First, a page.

|Author (Person)||Shelley, John|
|Series Title||European Voice|
|Series Details||Vol.7, No.29, 19.7.01, p4|
EUROPEAN Commissioners Pascal Lamy and Anna Diamantopoulou have unveiled plans to beef up the powers of the International Labour Organisation (ILO) in a bid to avoid a Seattle-style breakdown at the next round of world trade talks.
The trade and jobs chiefs want the ILO - a UN agency which promotes social justice and human rights - to be given tougher powers against countries which treat their workers badly and to able to offer incentives to comply with minimum labour standards. "The ILO is perceived as weak because its enforcement mechanism, being limited to ratified conventions, has limited effectiveness," they say in their joint paper. "By comparison the World Trade Organisation, with its rules-based system and binding dispute settlement mechanism, is a strong and relatively effective organisation."
In calling for the role of ILO to be expanded, the Commission hopes to distance the issue of labour standards from the next round of WTO trade talks in Qatar in November.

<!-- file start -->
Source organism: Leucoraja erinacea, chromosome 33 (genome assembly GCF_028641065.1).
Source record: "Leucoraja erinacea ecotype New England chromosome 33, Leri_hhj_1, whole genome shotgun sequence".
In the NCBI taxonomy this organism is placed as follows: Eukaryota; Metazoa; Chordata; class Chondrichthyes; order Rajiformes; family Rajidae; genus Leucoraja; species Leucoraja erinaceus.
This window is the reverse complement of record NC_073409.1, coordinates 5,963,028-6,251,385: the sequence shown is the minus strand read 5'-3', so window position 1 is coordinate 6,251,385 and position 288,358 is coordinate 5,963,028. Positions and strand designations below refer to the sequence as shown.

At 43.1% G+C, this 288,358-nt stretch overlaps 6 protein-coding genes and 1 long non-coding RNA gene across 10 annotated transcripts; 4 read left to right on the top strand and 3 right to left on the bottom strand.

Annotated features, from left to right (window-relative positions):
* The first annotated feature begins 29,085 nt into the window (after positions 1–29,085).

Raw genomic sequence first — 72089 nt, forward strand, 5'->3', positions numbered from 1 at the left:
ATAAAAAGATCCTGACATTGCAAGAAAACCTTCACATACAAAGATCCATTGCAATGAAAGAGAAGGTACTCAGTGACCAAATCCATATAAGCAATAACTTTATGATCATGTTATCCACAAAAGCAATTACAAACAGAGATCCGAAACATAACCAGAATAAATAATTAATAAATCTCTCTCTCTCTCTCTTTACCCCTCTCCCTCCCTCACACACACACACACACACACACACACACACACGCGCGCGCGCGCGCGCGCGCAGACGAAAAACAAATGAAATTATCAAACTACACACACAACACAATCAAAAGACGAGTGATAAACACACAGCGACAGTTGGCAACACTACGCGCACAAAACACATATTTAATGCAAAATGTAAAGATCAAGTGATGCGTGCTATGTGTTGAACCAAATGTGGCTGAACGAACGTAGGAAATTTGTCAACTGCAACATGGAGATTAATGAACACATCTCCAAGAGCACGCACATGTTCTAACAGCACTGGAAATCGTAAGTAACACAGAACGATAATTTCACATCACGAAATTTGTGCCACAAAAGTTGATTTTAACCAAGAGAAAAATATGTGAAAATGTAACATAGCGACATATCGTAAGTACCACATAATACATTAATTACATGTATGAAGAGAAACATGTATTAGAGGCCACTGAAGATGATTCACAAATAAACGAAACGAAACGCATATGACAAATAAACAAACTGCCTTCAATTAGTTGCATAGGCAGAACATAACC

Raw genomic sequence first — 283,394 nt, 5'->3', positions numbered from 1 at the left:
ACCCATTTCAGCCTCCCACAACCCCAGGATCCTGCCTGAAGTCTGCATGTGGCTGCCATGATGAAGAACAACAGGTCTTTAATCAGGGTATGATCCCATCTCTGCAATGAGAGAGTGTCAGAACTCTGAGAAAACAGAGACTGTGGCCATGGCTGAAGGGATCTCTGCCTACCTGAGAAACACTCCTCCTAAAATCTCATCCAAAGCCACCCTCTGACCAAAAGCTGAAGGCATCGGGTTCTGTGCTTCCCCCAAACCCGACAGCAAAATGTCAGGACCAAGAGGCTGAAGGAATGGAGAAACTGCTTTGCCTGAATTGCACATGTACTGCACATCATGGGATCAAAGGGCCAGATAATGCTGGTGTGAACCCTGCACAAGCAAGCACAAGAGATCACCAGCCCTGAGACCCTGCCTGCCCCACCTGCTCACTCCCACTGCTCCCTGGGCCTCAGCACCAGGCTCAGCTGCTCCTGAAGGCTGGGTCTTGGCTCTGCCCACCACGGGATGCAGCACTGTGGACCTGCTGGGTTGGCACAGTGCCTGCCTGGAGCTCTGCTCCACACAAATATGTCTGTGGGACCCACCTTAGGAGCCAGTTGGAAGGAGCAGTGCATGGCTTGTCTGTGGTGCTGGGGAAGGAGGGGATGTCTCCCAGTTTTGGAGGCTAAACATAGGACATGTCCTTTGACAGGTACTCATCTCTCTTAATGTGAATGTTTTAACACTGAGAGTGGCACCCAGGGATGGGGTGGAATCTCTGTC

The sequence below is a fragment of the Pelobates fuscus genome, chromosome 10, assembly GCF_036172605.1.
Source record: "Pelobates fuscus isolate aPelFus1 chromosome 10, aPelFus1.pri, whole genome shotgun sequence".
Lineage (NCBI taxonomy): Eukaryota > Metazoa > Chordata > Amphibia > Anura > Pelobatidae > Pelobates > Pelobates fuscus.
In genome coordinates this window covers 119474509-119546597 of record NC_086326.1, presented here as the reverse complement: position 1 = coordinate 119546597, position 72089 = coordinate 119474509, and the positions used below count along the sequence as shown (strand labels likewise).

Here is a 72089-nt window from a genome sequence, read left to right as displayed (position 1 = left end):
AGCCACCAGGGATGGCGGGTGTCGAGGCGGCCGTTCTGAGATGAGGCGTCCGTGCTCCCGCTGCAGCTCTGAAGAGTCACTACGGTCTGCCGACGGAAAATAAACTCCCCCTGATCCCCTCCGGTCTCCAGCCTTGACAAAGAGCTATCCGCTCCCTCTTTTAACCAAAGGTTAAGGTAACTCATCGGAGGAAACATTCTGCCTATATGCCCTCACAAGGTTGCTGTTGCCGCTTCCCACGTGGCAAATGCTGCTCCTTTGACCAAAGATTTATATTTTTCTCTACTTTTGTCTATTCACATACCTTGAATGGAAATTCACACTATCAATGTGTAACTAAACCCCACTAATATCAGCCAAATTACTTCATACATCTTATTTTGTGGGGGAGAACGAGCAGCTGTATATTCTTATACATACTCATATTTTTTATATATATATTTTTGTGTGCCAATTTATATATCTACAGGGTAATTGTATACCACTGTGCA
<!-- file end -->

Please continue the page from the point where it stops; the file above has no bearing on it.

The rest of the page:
A stand-off between developing and some developed nations over whether minimum work standards should be a prerequisite for lifting trade barriers prompted the collapse of the Seattle talks in 1999.
Developing countries argued that rich nations want to use social standards as an excuse to eliminate their biggest advantage - cheap labour costs. The Commissioners hope their latest plans unveiled yesterday (17 July), which steer well clear of calling for WTO trade sanctions, will fend off charges of protectionism.
They also argue that separating the issues will protect progress on labour standards from the volatility of trade talks. "If the WTO breaks down next time or the time after it doesn't necessarily mean that the work on trade and labour standards breaks down too," said Diamantopoulou's spokesman, Andrew Fielding.
European Commissioners Pascal Lamy and Anna Diamantopoulou have unveiled plans to beef up the powers of the International Labour Organisation (ILO) in a bid to avoid a Seattle-style breakdown at the next round of world trade talks.